Agricultural scientists or agriculturists study farming and endeavour to increase productivity. They look for ways to improve quality, but in a less labour-intensive way. They also try to conserve soil and water and make farming more safe and effective.
Agricultural science is similar to biological science in that it makes use of Mathematics, Chemistry, Physics and Biology to solve agricultural problems. To obtain knowledge about biotechnology, agricultural food scientists often work closely with biological scientists. They communicate new ideas to farmers and technicians.
Agricultural scientists can specialize in various fields such as agronomy, biochemistry, zoology, physics, genetics, soil science, entomology, agricultural extension, agricultural meteorology, botany, dairy science, animal science, agricultural economy, agricultural engineering, pasture science, oenology and wildlife management.
The agricultural scientist concerned with crop science investigates field crop problems and develops new and improved growing methods to obtain higher yields or better quality. They may specialize in a specific crop, group of crops, production, weed and pest control or irrigation.
The agricultural scientist concerned with animal science conducts research on animals, and develops scientific methods of breeding, caring for, and managing farm animals. They specialize in certain types of animals, their breeding, physiology, or nutrition or the products of animals such as meat, butter or eggs.
Agricultural scientists work in a variety of environments, again depending on the specialization; for example: office environments, in laboratories, test kitchens or dairies and outdoors, particularly when doing research. They use scientific equipment.
An agricultural technician processes the information from the agricultural scientist so farmers can use it. They advise farmers on farming methods. Sometimes they are also involved in agricultural research. Farmers use existing knowledge to produce food and fibres without harming the environment. Training, counselling and research are important tasks of an agriculturist.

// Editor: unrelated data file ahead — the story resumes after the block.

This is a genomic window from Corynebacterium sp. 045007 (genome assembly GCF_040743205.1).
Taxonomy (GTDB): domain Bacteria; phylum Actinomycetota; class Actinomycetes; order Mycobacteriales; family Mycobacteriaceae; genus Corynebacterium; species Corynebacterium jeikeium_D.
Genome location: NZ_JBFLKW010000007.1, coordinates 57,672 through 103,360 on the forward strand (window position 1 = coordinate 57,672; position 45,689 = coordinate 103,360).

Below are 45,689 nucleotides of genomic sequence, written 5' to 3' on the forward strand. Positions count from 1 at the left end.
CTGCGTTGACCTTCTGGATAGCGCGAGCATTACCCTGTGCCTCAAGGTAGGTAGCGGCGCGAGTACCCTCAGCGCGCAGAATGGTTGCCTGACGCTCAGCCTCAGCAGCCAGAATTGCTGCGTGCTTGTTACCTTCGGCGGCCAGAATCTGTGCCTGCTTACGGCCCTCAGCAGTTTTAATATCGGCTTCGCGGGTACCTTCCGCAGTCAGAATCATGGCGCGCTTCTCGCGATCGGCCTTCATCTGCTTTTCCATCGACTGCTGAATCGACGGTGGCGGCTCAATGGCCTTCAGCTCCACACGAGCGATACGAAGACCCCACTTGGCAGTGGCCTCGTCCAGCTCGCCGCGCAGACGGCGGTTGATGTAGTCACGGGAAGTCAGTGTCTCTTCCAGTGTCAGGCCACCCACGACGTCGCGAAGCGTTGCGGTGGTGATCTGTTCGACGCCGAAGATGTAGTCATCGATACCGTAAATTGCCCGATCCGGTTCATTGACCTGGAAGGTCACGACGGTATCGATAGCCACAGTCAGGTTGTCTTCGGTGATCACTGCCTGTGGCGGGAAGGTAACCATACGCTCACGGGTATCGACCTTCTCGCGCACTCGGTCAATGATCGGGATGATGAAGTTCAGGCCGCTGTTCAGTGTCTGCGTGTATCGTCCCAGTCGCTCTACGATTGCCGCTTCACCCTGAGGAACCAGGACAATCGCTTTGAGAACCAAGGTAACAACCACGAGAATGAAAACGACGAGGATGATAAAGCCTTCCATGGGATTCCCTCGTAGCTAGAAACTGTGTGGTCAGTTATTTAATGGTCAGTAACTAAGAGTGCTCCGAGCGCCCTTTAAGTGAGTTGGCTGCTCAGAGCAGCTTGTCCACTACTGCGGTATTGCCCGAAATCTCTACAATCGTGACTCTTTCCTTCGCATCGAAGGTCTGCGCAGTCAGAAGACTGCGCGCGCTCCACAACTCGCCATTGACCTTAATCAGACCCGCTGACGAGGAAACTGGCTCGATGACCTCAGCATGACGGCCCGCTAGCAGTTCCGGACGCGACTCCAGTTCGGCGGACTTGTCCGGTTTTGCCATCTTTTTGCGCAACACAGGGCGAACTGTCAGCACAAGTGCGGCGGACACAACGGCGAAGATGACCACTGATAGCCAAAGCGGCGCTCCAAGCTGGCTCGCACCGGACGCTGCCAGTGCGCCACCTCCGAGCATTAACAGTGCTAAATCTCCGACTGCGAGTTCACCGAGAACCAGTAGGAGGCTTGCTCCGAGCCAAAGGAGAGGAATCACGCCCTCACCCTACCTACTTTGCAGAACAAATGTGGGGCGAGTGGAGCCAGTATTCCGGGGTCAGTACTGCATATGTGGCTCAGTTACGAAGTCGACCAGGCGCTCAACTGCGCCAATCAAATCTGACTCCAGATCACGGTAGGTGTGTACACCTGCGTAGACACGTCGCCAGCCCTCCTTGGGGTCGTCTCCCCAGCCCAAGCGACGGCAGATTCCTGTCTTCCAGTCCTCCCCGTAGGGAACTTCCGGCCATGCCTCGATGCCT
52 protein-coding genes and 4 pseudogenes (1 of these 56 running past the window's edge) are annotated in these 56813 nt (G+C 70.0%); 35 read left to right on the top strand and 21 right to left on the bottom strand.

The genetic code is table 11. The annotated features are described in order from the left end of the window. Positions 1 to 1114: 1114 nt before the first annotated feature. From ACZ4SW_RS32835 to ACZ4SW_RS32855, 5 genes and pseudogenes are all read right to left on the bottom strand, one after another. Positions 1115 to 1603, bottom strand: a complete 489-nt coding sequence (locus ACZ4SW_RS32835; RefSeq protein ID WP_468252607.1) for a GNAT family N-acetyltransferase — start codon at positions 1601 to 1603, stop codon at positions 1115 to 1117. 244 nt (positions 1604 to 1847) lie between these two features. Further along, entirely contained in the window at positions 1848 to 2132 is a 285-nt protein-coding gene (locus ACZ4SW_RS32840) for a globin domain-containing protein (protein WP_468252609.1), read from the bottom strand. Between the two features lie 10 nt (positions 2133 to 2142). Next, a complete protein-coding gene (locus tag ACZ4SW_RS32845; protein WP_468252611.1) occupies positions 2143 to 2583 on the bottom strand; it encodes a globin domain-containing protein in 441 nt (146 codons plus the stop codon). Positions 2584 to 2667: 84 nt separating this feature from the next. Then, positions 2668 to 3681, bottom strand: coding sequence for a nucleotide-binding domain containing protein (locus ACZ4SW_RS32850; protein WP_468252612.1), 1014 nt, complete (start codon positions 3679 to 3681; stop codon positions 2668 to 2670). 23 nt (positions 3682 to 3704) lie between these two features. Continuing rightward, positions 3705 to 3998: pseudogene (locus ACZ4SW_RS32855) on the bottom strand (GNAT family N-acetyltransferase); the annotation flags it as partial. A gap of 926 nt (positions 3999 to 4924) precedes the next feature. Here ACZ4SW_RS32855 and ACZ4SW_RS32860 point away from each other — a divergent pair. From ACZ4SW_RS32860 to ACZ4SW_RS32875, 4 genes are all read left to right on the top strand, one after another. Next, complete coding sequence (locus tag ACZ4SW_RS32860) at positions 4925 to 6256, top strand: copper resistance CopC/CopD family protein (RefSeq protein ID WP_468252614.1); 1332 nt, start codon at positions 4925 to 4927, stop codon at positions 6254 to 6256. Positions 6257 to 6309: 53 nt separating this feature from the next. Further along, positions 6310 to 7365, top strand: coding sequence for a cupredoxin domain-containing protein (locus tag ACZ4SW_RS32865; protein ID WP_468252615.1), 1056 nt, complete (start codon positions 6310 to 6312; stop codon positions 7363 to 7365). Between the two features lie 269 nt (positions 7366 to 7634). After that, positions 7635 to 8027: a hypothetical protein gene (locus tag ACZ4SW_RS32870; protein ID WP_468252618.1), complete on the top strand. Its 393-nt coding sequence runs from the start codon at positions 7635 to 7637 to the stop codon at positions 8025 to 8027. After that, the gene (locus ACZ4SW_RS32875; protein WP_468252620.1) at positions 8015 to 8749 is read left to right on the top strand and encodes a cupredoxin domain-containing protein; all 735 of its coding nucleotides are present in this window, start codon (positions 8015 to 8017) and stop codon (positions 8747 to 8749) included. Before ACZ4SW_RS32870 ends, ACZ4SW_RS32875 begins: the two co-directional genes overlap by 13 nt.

- knowing you are contributing to improving agriculture
- discovering new things
- being able to solve problems
- being able to utilize resources fully
- working with other people
- working outdoors.
- hard work
- sometimes difficult or unpleasant environments in which to work
- a results-driven career, with time and other pressures; and the success of projects often depend on making the correct recommendations
- ability to perform research
- ability to work independently
- above average intelligence
- creative and innovative thinker
- interest in agriculture - soil, plants and animals
- good communication and interpersonal skills
- patience and perseverance
National Senior Certificate meeting degree requirements for a degree course
National Senior Certificate meeting diploma requirements for a diploma course
Each institution will have its own minimum entry requirements.
Compulsory Subjects: Mathematics, Physical Sciences
Recommended Subjects: Accounting, Economics, Agricultural Sciences, Life Sciences
Degree: Most universities in South Africa offer a degree and diploma in Agriculture - UFS, UFH, UL, US, UKZN, UP, NMMU, NWU, UNISA
Diploma: N.Dip. is offered at TUT, CUT, DUT, NWU, UFH, UNISA, NMMU
- universities and colleges
- government and private research institutes
- animal food producers
- Department of Agriculture
- commercial organizations such as manufacturers of agricultural remedies
- industrial companies
- colleges and universities
- organizations such as the CSIR and National Parks Board and SABS
- control boards and agricultural unions
- large farming undertakings
- self-employment - as consultants, advisors and farmers
Agricultural Research Council
P O Box 8783
Tel: (012) 427-9700
Fax: (012) 342-3948
Department of Agriculture
Private Bag X250
Tel: (012) 319-7328